In October, 1862 he moved with his parents to Meadville, Pennsylvania, and in September, 1864, to Lansing, Iowa, where his father, Neal Cornelius Conway, and his mother, Ellen Conway, (whose maiden name was not changed by marriage) lived the remainder of their lives. Both of his parents were born near Bangor, County Mayo, Ireland, his father on May 1, 1810, and his mother on September, 29, 1821.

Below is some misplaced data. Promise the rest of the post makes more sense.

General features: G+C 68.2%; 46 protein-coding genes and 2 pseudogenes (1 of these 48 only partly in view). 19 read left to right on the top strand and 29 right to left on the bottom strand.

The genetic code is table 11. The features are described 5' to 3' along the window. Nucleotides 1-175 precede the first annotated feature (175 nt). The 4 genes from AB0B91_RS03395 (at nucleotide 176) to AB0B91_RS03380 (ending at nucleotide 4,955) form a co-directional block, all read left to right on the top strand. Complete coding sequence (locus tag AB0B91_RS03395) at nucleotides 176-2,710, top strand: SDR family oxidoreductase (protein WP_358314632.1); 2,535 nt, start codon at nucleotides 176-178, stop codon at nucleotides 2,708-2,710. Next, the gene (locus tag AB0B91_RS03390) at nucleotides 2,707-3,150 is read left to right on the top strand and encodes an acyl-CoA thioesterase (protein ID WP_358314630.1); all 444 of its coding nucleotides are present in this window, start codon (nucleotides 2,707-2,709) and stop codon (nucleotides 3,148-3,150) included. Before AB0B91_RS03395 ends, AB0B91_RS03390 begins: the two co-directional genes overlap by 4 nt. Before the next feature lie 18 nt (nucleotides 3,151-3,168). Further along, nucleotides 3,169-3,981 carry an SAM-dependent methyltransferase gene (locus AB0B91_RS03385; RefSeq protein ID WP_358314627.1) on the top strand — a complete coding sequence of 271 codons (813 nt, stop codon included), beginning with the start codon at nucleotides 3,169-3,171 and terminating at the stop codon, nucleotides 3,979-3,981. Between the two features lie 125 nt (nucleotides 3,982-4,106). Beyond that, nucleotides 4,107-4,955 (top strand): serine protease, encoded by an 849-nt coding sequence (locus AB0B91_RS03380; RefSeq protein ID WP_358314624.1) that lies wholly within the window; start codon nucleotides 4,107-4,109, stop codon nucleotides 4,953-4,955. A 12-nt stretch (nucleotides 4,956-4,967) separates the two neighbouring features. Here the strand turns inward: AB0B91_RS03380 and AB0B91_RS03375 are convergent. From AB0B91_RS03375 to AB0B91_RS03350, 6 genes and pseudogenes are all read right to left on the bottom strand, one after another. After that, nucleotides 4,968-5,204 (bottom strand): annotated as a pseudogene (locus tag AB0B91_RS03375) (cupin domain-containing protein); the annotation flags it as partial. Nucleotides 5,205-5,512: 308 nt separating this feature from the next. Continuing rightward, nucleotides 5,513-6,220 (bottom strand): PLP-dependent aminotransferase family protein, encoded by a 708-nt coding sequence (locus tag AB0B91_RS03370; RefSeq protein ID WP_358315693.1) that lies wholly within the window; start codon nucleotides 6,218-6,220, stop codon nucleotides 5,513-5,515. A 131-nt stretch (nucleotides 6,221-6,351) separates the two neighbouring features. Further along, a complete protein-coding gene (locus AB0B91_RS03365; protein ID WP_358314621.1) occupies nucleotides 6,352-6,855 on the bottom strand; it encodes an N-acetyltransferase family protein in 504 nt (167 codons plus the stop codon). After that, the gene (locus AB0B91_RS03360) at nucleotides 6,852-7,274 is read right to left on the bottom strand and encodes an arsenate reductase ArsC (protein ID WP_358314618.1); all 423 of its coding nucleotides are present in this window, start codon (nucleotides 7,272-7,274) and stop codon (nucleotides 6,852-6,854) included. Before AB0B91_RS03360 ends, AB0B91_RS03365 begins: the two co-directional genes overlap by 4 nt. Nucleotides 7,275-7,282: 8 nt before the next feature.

His father and mother celebrated their golden wedding anniversary October 28, 1889, when all the family assembled--their last meeting. They would have celebrated their sixtieth anniversary but for the illness of his father. His father died December 8, 1899, at the age of eighty-nine years. His mother died March 6, 1905, at the age of eighty-four years. They raised a family of twelve children, five of whom survived them. A daughter, Mrs. Ryder, who thereafter with her two sons moved to a claim near Chinook, Montana, was murdered in daylight by being shot through a window in her home by a vagabond trapper on May 8, 1912. Another daughter is Mrs. Ellen Marvin, of Zumbrota, Minnesota, J. W. Conway is editor of the Champion, of Norton, Kansas. D. M. Conway is of the same place and J. P Conway of Lansing.